ash

Daily Prep

Wood Ash

Its 10 Survival Uses
Wednesday, December 30, 2015, 6:41 PM

10 reasons to give wood ash from the fireplace or firepit a different label than that as a waste product. 

http://prepforshtf.com/wood-ash-10-survival-uses/#.VoRmNnvOjAK

What Should I Do?

Ashes - © Fixer00 | Dreamstime.com

Uses for Wood Ash

15 ways to use wood ashes around the homestead
Thursday, November 14, 2013, 1:58 PM

With the colder winter months in front of us, fireplaces and woodstoves will start to get more use.  With woodburning, ash is always an end product that needs to be disposed of.  With a little pre-planning and the tips from this article, you can turn a waste product into a valuable resource around the homestead and in the garden. 

Before we begin our discussion of the uses of ash, a special note of caution needs to be mentioned.  Take wood ash away from the woodstove or fire­place in a metal bucket. Never store it in plastic, at least not until the ash is absolutely cool. This way, you avoid burning down buildings (a potentially devastating risk) or damaging surfaces in your house. » Read more

What Should I Do?

Stacked Firewood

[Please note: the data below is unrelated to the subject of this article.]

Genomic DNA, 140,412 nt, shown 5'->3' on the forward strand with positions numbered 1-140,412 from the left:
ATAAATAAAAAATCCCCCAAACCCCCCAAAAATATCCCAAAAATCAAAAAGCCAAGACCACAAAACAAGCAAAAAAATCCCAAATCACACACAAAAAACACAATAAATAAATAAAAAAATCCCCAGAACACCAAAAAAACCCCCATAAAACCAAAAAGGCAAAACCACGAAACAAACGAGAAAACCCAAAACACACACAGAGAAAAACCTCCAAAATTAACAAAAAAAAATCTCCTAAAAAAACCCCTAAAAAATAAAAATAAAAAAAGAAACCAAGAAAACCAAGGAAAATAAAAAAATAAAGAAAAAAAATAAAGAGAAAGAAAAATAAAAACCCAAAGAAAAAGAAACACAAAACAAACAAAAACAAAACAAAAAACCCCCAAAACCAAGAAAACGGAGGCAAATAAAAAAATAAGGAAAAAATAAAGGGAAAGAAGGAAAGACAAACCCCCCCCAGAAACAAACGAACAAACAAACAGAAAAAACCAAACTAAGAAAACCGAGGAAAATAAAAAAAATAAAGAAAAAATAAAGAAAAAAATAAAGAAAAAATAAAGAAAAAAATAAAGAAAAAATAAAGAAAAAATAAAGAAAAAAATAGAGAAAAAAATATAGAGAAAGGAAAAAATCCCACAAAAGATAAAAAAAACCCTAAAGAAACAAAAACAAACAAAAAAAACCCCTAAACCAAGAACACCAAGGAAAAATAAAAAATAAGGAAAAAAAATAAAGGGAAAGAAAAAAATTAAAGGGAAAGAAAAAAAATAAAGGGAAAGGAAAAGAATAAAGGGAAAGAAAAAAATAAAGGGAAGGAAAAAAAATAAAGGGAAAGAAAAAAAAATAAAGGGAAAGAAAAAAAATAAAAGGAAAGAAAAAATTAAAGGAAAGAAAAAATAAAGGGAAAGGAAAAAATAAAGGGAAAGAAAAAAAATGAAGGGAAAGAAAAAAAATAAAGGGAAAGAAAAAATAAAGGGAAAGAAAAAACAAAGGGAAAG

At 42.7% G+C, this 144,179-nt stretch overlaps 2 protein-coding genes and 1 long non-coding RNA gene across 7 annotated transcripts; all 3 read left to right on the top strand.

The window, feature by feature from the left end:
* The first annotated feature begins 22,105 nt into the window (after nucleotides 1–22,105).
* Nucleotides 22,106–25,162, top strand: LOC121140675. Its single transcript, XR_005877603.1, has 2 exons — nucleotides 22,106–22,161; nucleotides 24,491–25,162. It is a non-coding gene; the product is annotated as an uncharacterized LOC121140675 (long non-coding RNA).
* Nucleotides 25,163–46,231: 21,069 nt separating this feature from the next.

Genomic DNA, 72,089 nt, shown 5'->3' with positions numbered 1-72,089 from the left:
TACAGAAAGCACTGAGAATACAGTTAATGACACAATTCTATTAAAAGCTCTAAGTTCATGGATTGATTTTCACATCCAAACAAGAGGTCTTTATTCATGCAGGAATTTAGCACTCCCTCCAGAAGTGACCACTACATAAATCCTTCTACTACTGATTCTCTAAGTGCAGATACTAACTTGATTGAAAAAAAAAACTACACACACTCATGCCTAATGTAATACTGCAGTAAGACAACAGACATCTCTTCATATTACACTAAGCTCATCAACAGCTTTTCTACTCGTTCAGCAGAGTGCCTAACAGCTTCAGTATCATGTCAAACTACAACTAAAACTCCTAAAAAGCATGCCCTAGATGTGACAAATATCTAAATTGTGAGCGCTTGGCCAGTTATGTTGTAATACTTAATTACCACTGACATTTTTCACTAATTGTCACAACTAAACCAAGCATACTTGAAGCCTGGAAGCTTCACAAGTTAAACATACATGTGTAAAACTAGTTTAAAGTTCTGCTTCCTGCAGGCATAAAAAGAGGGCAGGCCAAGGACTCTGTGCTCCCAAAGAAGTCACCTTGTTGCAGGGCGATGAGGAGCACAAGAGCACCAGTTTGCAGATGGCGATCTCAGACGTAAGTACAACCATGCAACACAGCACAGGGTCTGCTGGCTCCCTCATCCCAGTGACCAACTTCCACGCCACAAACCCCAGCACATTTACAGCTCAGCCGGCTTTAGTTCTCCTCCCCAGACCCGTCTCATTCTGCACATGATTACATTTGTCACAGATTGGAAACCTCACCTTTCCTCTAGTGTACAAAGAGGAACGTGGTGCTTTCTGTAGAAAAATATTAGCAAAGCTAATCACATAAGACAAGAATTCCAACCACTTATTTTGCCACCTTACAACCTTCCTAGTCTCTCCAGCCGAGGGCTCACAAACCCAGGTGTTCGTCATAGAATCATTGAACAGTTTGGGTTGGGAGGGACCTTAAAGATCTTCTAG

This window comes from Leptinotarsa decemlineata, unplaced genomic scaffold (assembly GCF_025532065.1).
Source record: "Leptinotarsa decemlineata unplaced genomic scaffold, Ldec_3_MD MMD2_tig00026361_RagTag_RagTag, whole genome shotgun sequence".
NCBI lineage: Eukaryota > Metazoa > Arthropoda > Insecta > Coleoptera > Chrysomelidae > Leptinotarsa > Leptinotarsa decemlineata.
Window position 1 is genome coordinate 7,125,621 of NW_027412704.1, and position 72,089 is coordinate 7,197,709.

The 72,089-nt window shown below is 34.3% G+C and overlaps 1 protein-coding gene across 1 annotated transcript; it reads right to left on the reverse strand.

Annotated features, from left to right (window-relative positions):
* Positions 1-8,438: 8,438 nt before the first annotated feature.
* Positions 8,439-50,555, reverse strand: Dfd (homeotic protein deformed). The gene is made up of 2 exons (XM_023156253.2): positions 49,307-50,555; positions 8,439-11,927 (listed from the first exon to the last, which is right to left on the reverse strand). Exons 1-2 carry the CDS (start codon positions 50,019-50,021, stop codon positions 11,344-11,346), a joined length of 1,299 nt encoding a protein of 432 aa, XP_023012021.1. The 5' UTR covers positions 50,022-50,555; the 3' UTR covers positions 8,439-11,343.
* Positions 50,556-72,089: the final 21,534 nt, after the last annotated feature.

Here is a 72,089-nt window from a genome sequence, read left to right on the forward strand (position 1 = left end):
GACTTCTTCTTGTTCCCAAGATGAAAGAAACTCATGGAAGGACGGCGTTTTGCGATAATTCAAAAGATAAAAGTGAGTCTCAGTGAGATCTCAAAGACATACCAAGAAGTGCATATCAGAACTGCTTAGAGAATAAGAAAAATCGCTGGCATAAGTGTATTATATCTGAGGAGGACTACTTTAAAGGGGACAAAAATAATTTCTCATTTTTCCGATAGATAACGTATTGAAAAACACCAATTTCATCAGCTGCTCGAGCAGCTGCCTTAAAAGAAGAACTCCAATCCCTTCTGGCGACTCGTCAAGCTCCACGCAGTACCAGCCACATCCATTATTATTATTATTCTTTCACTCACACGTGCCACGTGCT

Preparing Your Firewood Supply

Choosing, acquiring, preparing, and storing firewood
Thursday, August 22, 2013, 5:15 PM

How to Choose Firewood

In most areas, there are a few preferred species, based on several factors: cost, availability, burn qualities, etc. The species that best meet each of these criteria will vary considerably in different areas of the country.

Generally, the densest (heaviest) dry wood will provide the most heat for any given amount of storage and firebox space. If convenient, the best way to shop for wood would be to figure out the cost per pound. This can be approximated by referring to charts showing the weights of various wood species. Another approach that will yield pretty much the same results is to compare various species' BTU ratings and use it to determine the cost per BTU. Note that this is not necessarily the same as cost per cord. Wet wood will need to be seasoned (cut, split, and stacked) for a year or two before you use it. » Read more